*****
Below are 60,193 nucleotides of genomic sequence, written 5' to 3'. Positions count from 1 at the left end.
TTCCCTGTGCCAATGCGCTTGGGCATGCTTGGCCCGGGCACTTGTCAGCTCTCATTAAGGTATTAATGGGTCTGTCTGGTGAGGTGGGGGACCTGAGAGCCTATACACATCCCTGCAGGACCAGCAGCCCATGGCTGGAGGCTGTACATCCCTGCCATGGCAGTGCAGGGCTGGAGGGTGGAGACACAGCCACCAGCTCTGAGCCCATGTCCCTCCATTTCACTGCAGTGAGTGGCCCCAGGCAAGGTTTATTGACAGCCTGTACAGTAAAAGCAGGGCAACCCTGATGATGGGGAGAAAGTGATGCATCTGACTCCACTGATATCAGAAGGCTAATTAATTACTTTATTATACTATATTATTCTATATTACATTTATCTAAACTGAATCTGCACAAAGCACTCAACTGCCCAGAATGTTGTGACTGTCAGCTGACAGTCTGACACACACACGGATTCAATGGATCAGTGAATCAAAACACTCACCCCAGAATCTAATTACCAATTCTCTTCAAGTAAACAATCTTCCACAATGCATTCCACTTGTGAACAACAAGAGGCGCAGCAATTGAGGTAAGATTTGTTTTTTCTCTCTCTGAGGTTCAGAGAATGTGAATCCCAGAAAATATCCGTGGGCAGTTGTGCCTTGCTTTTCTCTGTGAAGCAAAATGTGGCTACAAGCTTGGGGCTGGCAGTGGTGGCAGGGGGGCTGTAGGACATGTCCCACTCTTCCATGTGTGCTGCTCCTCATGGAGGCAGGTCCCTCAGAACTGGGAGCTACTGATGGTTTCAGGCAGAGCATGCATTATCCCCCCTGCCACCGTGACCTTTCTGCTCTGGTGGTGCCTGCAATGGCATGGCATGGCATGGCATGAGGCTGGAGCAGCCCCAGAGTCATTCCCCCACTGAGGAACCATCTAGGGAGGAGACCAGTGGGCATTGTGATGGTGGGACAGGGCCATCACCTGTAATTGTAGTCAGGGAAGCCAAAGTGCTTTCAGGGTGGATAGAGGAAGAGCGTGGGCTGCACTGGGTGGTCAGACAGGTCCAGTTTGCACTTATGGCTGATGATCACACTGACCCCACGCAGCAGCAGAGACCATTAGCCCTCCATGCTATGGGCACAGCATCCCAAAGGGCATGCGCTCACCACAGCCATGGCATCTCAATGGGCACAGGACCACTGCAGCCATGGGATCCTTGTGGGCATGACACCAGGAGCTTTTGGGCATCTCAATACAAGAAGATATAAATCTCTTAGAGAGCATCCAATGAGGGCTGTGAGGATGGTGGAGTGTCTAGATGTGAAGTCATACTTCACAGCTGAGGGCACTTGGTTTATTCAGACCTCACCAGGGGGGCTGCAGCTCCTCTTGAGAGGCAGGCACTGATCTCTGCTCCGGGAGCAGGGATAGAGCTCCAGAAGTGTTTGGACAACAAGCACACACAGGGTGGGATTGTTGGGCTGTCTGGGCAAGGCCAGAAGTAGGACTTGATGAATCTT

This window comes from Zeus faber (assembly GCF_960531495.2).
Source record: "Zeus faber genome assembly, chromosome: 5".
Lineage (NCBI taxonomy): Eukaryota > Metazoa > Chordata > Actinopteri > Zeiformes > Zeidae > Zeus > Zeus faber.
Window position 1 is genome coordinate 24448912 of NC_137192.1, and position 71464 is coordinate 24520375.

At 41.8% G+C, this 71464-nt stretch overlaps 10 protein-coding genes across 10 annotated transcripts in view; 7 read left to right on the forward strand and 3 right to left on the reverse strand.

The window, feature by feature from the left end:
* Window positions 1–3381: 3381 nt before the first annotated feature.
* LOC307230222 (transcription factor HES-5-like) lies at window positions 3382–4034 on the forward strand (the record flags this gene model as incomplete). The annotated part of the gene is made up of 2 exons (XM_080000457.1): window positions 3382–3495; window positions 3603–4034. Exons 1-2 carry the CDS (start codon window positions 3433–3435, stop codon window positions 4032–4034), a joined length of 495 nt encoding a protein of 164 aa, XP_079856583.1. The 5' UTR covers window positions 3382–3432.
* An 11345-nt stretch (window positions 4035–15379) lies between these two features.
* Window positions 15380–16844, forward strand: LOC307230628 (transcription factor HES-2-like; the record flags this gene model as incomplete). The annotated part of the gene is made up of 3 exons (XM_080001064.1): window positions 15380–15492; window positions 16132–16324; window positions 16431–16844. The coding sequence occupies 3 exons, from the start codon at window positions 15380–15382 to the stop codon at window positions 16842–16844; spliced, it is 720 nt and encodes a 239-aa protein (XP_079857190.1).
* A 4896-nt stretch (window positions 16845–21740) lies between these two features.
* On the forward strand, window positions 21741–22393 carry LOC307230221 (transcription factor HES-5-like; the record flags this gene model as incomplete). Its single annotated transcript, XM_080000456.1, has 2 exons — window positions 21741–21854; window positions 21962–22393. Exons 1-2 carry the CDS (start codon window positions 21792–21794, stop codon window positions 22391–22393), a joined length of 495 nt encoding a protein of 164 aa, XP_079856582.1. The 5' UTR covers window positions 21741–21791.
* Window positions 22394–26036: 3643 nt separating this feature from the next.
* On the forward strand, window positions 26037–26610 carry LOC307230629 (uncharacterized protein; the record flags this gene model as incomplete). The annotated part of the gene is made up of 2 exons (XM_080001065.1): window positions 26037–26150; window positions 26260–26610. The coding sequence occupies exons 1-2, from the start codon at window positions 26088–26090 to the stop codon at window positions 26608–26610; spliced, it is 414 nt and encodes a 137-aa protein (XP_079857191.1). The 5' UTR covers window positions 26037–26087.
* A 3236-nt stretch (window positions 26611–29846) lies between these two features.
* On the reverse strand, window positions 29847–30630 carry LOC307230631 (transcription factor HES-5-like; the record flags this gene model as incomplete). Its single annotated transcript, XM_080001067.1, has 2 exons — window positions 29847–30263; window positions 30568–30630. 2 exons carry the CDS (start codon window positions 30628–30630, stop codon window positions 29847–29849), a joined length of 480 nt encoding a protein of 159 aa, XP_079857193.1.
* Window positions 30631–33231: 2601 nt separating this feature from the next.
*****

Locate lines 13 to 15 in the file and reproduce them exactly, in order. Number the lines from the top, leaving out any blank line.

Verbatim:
* A 4896-nt stretch (window positions 16845–21740) lies between these two features.
* On the forward strand, window positions 21741–22393 carry LOC307230221 (transcription factor HES-5-like; the record flags this gene model as incomplete). Its single annotated transcript, XM_080000456.1, has 2 exons — window positions 21741–21854; window positions 21962–22393. Exons 1-2 carry the CDS (start codon window positions 21792–21794, stop codon window positions 22391–22393), a joined length of 495 nt encoding a protein of 164 aa, XP_079856582.1. The 5' UTR covers window positions 21741–21791.
* Window positions 22394–26036: 3643 nt separating this feature from the next.